I have a funny feeling that the Number 6 Most Memorable Patriots Moment of 2013 will fall somewhat flat this week, as the nation is most likely far more focused on a different kind of football at the moment. With the US set to face off against a very beatable Belgium team in just a few short hours, I don't know how much room there is for reminiscing about a season past and the great moments that comprised it. But, if you're like me and have already resigned yourself to the fact that you simply aren't going to get any work done today as you count down the seconds until the game starts, then at least you'll have a way to kill a few minutes.
The list so far:
19. and help the Patriots lock up a sloppy home opener against the .
18. and depart for Denver and jail, respectively.
17. makes a huge one-handed TD grab just before halftime against the .
16. The Patriots lose in OT to the Jets, courtesy of an interesting new rule
15. bowls over the entire defensive line for a rushing touchdown.
14. leads a 4th quarter comeback drive against the to win the 2013 season opener.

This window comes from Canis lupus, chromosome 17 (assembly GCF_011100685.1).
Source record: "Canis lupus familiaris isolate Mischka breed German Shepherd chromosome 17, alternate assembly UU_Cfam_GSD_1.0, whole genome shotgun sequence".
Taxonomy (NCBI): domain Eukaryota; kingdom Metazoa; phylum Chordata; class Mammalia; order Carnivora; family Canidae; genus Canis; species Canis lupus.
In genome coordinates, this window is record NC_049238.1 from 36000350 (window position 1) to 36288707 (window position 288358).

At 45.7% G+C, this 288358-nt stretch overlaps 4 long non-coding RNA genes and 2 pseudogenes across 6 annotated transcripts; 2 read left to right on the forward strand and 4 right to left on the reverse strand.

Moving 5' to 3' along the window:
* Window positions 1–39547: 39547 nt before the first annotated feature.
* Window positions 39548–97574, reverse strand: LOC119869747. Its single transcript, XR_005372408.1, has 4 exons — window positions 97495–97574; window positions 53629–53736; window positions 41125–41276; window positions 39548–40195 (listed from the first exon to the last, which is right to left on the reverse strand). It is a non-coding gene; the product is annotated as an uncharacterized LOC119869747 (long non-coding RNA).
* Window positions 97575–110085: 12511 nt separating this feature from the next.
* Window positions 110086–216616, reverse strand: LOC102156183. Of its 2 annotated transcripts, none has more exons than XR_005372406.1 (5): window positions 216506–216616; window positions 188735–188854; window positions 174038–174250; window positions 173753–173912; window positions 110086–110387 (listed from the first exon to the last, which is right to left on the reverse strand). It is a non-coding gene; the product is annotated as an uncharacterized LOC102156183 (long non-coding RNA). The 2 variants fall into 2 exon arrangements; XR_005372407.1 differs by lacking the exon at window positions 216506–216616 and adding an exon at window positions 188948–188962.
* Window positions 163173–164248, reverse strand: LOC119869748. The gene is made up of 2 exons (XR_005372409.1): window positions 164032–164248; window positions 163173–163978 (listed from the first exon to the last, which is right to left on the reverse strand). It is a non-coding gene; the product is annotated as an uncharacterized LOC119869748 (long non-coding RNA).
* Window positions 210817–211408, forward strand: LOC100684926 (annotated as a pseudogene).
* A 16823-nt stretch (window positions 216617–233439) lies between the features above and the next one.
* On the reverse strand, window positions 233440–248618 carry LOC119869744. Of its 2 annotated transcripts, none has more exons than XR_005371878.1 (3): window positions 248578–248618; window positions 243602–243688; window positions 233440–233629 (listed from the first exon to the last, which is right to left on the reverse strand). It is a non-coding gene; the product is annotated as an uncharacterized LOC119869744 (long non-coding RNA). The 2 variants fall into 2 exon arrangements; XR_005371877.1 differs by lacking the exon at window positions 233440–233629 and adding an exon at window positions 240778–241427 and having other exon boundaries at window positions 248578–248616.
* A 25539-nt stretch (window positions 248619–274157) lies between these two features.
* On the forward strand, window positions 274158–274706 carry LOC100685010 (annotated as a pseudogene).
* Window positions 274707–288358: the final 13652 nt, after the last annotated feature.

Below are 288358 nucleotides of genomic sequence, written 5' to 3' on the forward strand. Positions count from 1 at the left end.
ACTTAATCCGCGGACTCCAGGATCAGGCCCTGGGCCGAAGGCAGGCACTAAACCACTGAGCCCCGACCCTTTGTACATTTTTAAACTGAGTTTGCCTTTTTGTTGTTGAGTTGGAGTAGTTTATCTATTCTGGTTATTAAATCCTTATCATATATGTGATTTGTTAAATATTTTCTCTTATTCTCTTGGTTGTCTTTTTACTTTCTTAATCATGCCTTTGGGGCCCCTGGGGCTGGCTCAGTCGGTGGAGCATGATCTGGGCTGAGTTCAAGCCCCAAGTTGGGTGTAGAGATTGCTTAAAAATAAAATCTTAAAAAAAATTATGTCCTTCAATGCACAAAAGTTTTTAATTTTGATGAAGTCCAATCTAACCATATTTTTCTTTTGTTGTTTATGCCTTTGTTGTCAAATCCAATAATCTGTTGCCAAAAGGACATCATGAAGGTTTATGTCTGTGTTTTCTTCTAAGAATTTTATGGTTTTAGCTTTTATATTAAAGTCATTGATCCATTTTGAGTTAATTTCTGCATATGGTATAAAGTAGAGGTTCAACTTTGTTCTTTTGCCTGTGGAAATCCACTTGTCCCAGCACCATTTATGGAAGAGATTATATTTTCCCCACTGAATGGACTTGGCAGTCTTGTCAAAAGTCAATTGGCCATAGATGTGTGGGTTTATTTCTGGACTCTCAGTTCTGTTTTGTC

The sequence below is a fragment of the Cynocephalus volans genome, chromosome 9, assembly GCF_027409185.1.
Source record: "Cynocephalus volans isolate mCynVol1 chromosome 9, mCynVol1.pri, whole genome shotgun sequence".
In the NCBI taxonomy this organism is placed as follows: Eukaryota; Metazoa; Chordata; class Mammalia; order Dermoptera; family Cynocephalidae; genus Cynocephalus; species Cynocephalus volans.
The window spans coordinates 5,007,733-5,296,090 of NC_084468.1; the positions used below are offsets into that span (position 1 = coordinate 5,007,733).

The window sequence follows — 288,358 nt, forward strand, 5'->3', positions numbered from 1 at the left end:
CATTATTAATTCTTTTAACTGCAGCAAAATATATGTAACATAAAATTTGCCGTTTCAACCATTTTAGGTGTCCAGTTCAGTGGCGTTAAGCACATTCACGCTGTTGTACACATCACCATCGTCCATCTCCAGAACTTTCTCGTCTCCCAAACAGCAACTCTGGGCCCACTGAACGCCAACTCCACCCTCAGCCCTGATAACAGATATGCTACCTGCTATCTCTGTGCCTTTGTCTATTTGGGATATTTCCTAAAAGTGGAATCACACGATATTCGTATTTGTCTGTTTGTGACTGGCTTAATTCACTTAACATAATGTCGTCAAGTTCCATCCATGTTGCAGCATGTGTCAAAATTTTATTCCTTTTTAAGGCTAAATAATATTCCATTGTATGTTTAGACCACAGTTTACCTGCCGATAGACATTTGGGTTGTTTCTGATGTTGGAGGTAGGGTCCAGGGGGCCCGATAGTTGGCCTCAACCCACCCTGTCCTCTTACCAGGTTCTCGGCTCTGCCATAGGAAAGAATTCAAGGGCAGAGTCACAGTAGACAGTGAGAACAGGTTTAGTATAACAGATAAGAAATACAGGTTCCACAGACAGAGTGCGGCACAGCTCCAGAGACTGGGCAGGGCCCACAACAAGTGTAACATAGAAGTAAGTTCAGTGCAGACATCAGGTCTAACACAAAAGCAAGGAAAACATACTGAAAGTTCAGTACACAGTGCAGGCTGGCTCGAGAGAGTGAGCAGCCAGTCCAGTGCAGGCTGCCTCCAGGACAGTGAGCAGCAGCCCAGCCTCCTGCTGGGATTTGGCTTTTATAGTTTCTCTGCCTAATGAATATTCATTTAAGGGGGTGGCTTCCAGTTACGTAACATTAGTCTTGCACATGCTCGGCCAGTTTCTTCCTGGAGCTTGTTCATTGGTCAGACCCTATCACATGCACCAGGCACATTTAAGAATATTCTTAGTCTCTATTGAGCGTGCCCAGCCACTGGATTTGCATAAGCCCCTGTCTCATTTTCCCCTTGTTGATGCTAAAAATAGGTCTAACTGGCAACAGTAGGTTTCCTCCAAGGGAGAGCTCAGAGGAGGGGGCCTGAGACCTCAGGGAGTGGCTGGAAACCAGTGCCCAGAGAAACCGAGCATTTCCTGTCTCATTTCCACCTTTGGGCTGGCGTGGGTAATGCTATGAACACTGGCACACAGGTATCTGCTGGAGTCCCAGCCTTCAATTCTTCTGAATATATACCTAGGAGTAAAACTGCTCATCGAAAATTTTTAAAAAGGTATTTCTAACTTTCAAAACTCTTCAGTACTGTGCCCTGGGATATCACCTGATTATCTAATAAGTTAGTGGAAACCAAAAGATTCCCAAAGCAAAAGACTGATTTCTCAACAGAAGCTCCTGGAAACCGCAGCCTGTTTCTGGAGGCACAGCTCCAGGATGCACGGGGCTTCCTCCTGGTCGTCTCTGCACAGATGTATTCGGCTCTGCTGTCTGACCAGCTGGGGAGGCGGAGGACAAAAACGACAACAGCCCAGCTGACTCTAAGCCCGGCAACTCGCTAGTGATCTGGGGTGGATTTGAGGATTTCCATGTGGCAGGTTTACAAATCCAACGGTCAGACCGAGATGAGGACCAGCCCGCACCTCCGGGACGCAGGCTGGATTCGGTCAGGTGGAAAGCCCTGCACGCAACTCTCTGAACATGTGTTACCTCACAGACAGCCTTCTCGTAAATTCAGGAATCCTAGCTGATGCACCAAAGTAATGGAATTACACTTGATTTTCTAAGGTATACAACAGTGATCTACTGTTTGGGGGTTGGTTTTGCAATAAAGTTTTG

13. emerges as a receiving threat with a two touchdown day against the .
12. A highly questionable non-PI call costs the Patriots a Monday Night Football game against the .
11. and team up for a volleyball-style interception against the Miami Dolphins.
10. New England engineers a huge second half comeback against the Miami Dolphins.
9. Aqib Talib shuts down and in a primetime matchup against the .
8. has 100+ rushing yards and 58 yards receiving on a broken arm in a comeback win against the Buffalo Bills.
7. The Patriots put up 55 points in their historic beatdown of the .
Now, the last moment before we break into the Top 5:
6. LeGarrette Blount goes beast mode against the Buffalo Bills to lock up the 2 seed in the AFC.
The last regular season game of the Patriots' 2013 regular season saw the Bills travel to Gillette Stadium for a nice little bookend to the year; New England opened their campaign at Buffalo, and so it was somewhat fitting that the Bills finished theirs in Foxboro. And while the Bills were already out of playoff contention at that point, they had just rattled off two straight wins, including a 19-0 shutout against the Miami Dolphins the week before, and the Patriots absolutely needed this game to secure a first round playoff bye. When a team is out of the playoffs, they can always take solace in playing spoiler, and and there would be nothing better for Buffalo than forcing New England to play an extra playoff game. Plus, if the first matchup between these two teams was any indicator, we were all in for a battle.